The age people have sex for the first time, and become parents for the first time, are partly controlled by their genes, a team at the University of Oxford has shown.
Hundreds of genetic markers have been discovered that can be used to predict sexual behavior as well as personality traits and future health, a paper published in Nature Human Behaviour has demonstrated.
Lead author Professor Melinda Mills, director of the Leverhulme Centre for Demographic Science at the University of Oxford, said: 'We already knew that childhood socioeconomic circumstances or level of education were important predictors of the timing of reproduction. But we were intrigued to find not only hundreds of new genetic variants, but also uncover a relationship with substance abuse, personality traits such as openness and self-control, ADHD and even some diseases and longevity.'
By conducting a genome-wide association study, the team searched the entire human genome to determine potential relationships between reproductive behaviour and particular genetic variants. The study of genetic datasets of over 930,000 individuals led to the identification of 371 specific genetic variants, which are believed to be indicative of the timing of first sexual experience and giving birth. The team calculated a genetic score, with all genetic loci combined explaining around five-six percent of the variability in the average age at sexual debut or having a first child.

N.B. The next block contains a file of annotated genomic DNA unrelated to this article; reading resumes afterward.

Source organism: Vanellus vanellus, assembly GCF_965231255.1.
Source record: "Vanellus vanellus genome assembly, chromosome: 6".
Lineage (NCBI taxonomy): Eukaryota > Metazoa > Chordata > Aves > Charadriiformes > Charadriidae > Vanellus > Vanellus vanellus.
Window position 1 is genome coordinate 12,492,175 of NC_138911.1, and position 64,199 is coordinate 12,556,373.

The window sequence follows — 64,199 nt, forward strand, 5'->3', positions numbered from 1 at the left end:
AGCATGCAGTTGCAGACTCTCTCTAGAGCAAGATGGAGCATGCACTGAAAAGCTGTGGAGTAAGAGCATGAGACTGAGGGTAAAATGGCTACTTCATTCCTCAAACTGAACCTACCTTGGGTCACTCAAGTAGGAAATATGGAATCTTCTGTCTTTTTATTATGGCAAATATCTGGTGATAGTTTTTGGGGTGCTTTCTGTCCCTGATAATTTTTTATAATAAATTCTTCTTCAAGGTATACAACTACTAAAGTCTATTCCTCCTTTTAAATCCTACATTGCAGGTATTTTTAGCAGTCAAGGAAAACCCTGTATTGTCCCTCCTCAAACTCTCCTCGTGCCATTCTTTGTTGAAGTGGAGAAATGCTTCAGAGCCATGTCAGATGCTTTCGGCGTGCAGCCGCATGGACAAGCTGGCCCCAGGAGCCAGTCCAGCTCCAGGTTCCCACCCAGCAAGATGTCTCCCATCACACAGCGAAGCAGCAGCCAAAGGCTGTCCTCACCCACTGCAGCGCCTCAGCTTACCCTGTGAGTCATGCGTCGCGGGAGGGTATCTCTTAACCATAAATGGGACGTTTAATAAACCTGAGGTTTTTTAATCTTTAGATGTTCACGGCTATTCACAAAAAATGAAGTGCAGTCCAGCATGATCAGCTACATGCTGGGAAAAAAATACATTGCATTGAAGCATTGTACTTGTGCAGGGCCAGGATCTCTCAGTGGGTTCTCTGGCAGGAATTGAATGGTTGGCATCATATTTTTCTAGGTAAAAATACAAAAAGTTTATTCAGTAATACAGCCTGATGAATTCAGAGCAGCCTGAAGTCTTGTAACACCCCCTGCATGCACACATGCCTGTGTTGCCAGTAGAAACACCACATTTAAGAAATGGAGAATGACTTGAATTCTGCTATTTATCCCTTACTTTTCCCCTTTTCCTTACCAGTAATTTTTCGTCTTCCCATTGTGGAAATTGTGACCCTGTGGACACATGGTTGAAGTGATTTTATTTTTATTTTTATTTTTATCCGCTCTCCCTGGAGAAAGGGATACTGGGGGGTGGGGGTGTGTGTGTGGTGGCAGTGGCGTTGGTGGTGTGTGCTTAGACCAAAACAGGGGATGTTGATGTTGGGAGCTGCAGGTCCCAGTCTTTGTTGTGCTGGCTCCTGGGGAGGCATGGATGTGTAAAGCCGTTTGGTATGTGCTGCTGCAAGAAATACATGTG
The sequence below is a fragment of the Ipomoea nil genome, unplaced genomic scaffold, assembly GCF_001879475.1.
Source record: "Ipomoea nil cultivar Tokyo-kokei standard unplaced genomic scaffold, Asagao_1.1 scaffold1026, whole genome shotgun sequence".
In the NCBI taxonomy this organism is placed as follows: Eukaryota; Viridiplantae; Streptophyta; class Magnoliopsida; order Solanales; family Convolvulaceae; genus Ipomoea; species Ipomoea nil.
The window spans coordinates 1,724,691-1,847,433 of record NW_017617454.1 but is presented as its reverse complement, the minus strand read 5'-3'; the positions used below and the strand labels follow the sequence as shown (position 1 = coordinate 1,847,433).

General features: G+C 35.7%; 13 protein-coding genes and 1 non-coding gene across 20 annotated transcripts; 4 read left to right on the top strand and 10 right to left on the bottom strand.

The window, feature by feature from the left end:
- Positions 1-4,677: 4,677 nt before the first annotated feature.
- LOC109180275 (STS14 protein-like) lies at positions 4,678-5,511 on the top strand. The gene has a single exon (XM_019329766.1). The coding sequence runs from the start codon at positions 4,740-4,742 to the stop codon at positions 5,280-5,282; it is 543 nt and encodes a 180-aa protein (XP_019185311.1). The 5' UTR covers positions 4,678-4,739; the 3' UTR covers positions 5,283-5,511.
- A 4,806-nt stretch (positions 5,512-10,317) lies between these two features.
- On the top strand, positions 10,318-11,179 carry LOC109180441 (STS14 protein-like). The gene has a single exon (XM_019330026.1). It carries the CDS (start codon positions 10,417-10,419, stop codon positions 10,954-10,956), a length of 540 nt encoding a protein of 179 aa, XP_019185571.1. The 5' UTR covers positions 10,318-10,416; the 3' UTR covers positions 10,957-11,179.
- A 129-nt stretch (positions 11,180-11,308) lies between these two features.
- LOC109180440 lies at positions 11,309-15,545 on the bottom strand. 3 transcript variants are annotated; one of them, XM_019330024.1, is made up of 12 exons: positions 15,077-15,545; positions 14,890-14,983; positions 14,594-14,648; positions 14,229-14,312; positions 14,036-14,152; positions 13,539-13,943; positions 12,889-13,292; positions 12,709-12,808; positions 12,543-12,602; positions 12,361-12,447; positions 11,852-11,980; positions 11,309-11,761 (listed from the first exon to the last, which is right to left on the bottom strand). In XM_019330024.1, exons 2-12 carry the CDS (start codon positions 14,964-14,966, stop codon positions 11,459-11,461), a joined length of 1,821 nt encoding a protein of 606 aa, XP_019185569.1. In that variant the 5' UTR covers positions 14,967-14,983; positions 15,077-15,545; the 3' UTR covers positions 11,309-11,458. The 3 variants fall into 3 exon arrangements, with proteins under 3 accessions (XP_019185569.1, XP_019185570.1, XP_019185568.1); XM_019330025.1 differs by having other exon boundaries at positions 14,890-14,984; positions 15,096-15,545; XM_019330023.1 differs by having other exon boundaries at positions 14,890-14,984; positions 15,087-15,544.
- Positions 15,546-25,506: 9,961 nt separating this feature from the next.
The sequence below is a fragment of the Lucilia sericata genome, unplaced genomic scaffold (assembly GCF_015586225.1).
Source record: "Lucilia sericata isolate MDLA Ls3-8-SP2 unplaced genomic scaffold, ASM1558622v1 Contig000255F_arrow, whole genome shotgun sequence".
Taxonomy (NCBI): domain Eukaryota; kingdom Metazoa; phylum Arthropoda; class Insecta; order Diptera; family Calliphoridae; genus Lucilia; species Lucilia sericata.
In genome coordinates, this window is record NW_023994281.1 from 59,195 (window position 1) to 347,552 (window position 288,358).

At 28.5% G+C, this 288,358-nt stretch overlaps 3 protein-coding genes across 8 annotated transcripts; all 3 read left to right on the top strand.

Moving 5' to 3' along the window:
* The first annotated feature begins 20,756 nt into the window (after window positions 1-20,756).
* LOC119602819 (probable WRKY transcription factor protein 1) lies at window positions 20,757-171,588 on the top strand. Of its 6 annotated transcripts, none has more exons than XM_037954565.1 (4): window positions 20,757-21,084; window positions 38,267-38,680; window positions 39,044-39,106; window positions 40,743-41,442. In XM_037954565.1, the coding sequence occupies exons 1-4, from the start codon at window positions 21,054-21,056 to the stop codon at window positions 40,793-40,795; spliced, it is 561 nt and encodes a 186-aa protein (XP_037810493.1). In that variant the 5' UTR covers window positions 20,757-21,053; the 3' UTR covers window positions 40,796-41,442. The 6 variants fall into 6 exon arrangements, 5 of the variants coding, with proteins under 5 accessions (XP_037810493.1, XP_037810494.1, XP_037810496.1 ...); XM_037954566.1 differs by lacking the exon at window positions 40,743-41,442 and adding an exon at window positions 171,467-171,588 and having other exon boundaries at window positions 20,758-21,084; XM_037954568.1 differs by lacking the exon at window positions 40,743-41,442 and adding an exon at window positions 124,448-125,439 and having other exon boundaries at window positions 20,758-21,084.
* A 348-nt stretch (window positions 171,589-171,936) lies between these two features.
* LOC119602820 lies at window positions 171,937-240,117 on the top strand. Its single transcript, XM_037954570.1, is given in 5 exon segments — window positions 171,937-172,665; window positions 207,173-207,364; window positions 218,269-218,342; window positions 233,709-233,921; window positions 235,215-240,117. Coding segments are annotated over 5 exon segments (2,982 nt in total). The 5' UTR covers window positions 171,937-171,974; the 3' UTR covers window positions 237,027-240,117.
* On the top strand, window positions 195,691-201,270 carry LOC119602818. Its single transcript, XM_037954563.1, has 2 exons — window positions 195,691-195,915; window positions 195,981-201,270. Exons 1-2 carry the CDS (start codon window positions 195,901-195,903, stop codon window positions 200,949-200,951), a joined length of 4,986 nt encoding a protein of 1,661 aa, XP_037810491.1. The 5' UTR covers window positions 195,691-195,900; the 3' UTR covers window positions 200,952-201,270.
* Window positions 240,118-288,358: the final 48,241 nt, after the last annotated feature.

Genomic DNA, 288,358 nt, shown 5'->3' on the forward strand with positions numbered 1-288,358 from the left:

Researchers showed that key genes related to follicle-stimulating hormone (FSHB), implantation (ESR1), infertility and spermatid differentiation impacted age of first parenthood. They also demonstrated that polycystic ovary syndrome could lead to later first birth for affected women.
The study also found individuals who were genetically prone to postpone sex or first birth had better later life health outcomes, though it was noted higher socioeconomic status during childhood plays a large factor as well.
There are still further questions given the limited resources of a single study. For example the participants studied were of European ancestry only, meaning the results were 'only applicable to European-ancestry groups, with a need for further cross-ancestry discovery research', the study authors noted.